Warpage Is a Common Problem That Can Be Easily Avoided

Posted by Al Elger on Nov 27, 2012 9:00:00 AM

blank.pngIt can occur in just about any injection-molded part or product—yet the experienced injection molder knows how to eliminate warpage from the production cycle and maintain a steady throughput of high-quality product that meets all customer specifications, including dimensional accuracy and tight tolerances.  

Warpage occurs when the shape of the final product has deviated from the shape of the mold cavity; sometimes warpage is so slight it is still “within spec” and not a functional or aesthetic problem. In other cases function and fit are compromised and the part or product must be rejected. Warpage can result from one or several variances that may occur during the injection-molding process. However, application of scientific molding principles, combined with a deep understanding of material science and plastic flow behavior, can eliminate this problem.

Temperature differences are the main cause of warpage—whatever variances contribute to these unwanted temperature differences are the production parameters that need to be addressed. These include moisture in the pellets, improperly designed molds and tooling, incorrect melt or mold temperatures, mold contamination, and inaccurate feeding systems.

The cooling system is always critical. A precisely calculated cooling rate must be maintained for uniform cooling and shrinkage; if not, uneven cooling may result in deformation or bending. It is critical to have plenty of cooling channels that are properly located to facilitate even cooling (this can be more challenging in products with complex shapes). The gating system must be properly designed with sufficient gates at the right locations. Wall thickness can also be a problem; even slight variations in wall thickness can result in uneven cooling and warpage.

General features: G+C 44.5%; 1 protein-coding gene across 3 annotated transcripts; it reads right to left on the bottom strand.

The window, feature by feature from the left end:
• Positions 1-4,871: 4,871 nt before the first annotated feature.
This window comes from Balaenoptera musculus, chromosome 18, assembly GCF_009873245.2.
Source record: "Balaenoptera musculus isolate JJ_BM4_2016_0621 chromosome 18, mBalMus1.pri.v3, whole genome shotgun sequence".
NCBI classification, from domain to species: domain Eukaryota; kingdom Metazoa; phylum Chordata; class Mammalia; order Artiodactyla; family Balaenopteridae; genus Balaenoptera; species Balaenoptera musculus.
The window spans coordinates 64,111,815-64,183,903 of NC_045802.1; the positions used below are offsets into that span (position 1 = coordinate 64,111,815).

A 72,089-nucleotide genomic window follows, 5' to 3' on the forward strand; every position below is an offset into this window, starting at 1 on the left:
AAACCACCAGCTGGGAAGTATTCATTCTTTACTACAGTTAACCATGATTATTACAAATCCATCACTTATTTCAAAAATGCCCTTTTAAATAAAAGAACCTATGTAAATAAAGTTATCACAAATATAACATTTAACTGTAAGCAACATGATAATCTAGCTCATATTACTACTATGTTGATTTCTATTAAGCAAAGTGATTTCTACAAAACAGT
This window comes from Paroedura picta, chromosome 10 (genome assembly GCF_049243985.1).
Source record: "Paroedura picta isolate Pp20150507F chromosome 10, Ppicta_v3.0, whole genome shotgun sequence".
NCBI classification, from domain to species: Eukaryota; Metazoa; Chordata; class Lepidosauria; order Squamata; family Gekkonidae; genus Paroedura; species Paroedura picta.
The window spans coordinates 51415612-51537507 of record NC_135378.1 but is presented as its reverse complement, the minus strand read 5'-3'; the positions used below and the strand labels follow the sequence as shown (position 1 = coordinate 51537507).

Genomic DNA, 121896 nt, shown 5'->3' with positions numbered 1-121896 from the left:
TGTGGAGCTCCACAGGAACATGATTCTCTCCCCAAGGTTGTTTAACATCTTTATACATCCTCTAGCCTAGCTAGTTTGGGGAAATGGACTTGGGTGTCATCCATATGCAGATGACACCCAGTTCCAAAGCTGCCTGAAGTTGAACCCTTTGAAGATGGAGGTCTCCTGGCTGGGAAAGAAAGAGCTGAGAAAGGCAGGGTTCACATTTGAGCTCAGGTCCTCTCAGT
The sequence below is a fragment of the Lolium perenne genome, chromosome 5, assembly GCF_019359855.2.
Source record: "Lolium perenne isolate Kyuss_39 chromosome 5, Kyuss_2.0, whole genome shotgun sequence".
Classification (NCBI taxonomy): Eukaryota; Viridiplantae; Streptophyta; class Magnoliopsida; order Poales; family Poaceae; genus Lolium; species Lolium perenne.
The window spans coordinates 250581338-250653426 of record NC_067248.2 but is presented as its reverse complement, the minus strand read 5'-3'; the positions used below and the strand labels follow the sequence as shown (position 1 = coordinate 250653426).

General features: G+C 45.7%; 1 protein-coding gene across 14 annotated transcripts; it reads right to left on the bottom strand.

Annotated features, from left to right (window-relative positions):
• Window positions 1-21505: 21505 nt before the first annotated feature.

Plastics that are reinforced with glass fiber or other reinforcement materials have greater potential for warping because of inconsistent orientation of the glass fibers. These types of hybrid materials will not flow exactly as the homogenous plastics do—therefore injection molders must be highly vigilant when monitoring this process, especially temperature, pressure, rate of flow, and fiber orientation. Higher pressure and flow rate will also produce higher shear rates which can also impact molecular orientation, resulting in internal stress, uneven cooling, and warpage.

Molten plastic is a liquid that must be carefully monitored through every phase of the injection-molding process. It “wants” to follow the path of least resistance; any variances in cooling that have created harder sections have also created channels that can affect the flow and cooling of the remaining molten plastic. When cooling rates are inconsistent this remaining material may not even fully harden, creating soft spots.

This is where an injection molder’s experience really comes into play. Warpage must be considered during the earliest design phases so the proper materials, mold design, settings, and process can be designed and tested to make sure warpage is eliminated from the final production process.